Guide To The Most Delicious Pintxos, The Tapas Version Of The Basque Country
“The main problem with pintxos is that they look so beautiful and so well presented. When it comes to eating them, it’s not pretty,” says travel vlogger Marko Ayling. He’s right, these little Basque dishes on skewers on toothpicks are magnificent. If they weren’t so delicious, it would be a tragedy to eat them. Read on to learn more about growing the pintxo (pronounced “peencho”).
I’ve heard of tapas, but what are pintxos?
Spain is famous for its “small dishes”, called tapas. Pintxos are undeniably similar – in fact, sometimes one establishment serves a particular dish, calling it a tapa, while another sells the same thing as a pintxo. However, tourists can tell the difference between the two in several ways.
Tapas are more popular in southern Spain, especially in Madrid. The Basque Country and Navarre, both to the north, along the Bay of Biscay and bordering France, prefer pintxos. Euskadi (another way of saying the Basque Country) is famous throughout the world for its culinary art.
The word “pincho” means skewer in Spanish, but in the Basque Country they replace “ch” with “tx”. So, people call these little dishes pintxos because of the toothpick or skewer that holds them together. Tapas don’t always come on a toothpick, although they can.
Did you know…? Gilda was the first pintxo recipe developed in Euskadi. This skewer is accompanied by an anchovy, a marinated guindilla pepper and an olive.
A final difference is that tapas are usually free to accompany a glass of wine or beer. Customers must order and pay for the pintxos separately.
Culturally, pintxos and tapas occupy the same space. Groups of friends head out to enjoy the evening, stopping at several restaurants for drinks and snacks. Depending on where they are in Spain, they consume pintxos or tapas while they chat about life and let off steam.
Did you know…? The messier the floor in a pintxo bar, the better the establishment. Indeed, customers throw their napkins and toothpicks instead of leaving them on the table. If a pintxo bar is busy, at the end of the night there should be a lot of rubbish on the floor.
Where can I try pintxos?
Foodies hoping to join the pintxo crawl on a Friday night (or any day) should head to the city of San Sebastian (called Donostia in Basque) or Bilbao.
San Sebastian is a seaside city with stunning architecture and the cultural center of the region. This urban center has a huge concentration of bars, making it a fantastic place to go out on the town.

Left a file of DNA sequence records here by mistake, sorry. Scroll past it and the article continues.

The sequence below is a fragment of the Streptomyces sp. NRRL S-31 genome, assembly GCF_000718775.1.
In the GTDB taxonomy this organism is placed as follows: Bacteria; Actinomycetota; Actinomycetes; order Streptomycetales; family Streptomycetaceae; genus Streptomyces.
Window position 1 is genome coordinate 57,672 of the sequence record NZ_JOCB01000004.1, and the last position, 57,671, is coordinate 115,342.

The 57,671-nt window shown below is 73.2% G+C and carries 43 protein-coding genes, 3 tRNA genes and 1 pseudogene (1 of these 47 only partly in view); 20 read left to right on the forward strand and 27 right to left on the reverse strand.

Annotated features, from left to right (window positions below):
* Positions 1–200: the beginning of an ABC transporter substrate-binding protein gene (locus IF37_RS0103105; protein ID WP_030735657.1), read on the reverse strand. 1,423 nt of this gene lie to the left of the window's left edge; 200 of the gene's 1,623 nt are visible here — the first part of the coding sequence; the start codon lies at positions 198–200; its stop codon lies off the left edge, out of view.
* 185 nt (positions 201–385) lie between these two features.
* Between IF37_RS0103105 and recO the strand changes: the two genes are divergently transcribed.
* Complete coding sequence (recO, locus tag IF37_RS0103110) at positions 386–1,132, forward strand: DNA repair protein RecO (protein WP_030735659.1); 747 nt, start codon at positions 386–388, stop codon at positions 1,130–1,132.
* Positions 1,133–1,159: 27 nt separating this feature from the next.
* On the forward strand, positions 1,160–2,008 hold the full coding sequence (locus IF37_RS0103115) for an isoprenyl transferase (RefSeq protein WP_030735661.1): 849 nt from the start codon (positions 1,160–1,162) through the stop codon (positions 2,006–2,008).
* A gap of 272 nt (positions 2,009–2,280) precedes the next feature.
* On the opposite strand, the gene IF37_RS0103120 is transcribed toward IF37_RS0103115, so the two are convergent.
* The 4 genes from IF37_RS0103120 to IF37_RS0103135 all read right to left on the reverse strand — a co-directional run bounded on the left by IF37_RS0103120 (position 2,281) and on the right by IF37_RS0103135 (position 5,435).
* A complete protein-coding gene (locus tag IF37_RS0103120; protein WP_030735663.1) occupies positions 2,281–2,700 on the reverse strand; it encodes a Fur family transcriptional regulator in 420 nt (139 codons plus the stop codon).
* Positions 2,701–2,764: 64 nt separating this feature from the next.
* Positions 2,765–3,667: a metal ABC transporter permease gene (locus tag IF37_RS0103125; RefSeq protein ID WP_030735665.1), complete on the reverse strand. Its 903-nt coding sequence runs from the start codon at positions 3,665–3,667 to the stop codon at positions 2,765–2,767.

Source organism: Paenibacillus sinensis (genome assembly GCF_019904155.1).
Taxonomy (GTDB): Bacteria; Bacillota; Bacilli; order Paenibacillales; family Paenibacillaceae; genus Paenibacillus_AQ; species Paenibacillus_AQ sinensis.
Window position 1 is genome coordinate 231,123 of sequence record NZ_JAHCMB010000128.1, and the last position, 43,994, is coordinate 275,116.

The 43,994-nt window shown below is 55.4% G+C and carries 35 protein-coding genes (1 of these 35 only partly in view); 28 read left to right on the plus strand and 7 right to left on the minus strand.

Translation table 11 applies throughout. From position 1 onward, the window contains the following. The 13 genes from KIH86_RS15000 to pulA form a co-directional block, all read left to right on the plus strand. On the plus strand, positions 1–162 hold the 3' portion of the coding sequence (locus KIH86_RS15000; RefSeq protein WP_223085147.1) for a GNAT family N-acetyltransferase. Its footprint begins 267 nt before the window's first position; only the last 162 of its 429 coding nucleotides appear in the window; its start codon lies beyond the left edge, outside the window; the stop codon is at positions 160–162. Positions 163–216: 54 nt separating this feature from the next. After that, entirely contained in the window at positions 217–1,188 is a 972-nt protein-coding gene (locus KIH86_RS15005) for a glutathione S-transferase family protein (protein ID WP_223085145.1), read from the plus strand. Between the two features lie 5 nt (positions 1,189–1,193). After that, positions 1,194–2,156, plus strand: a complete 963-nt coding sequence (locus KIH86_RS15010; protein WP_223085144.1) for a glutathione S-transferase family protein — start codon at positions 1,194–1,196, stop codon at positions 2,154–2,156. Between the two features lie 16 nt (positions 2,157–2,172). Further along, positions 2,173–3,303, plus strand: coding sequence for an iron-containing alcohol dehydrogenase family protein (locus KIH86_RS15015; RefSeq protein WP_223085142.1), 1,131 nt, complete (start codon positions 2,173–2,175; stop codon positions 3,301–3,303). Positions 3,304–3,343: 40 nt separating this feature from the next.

Bilbao, on the other hand, is the largest city in the Basque Country. It is a port and formerly industrial city known for its metal work. Famous for its cleanliness and order, the Spaniards ranked it as one of the best places to live in their country. There is only about an hour and a half between the two towns, so visitors should be able to reach both in one trip.
Travelers can explore pintxo bars on their own or choose a guided pintxo tour. Going with a guided tour has the advantage of being part of a group – the more the merrier! Plus, the locals who work with these agencies know the best pintxos and bars to try. Annie Ross wrote this Google review about her experience on a pintxo tour: “It was a perfect thing to do to get our bearings around the city, learn about the traditions and try some of the best pintxos.”
Tours of San Sebastian:
Tours of Bilbao:
- Tours By Basques – This company’s tours have won several travel association awards.
- Bilbao Food Safari – They offer tours based on the principle that the best way to learn about a culture is through their cuisine.
- Secret Bilbao – Miguel, the owner and guide, creates totally personalized and thoughtful experiences for his clients.
Each pintxo is a work of art. Food blogger Marti Kilpatrick explains that each has the complexity of a whole dish, but scaled down to the size of a bite. “If you can’t spend 150 euros [at a high-end restaurant] you can come and spend 5”, she explains to the aforementioned blogger Marko Ayling while choosing pintxos at Bar Zeruko, one of the chicest in San Sebastián. The two, together with local guide Eli Susperregui, end up choosing candied tomatoes – filled with Basque cheese–, stuffed sea urchin, figs with liver and upside-down calamari.
Next: Top 10 cities in Spain to visit for beginners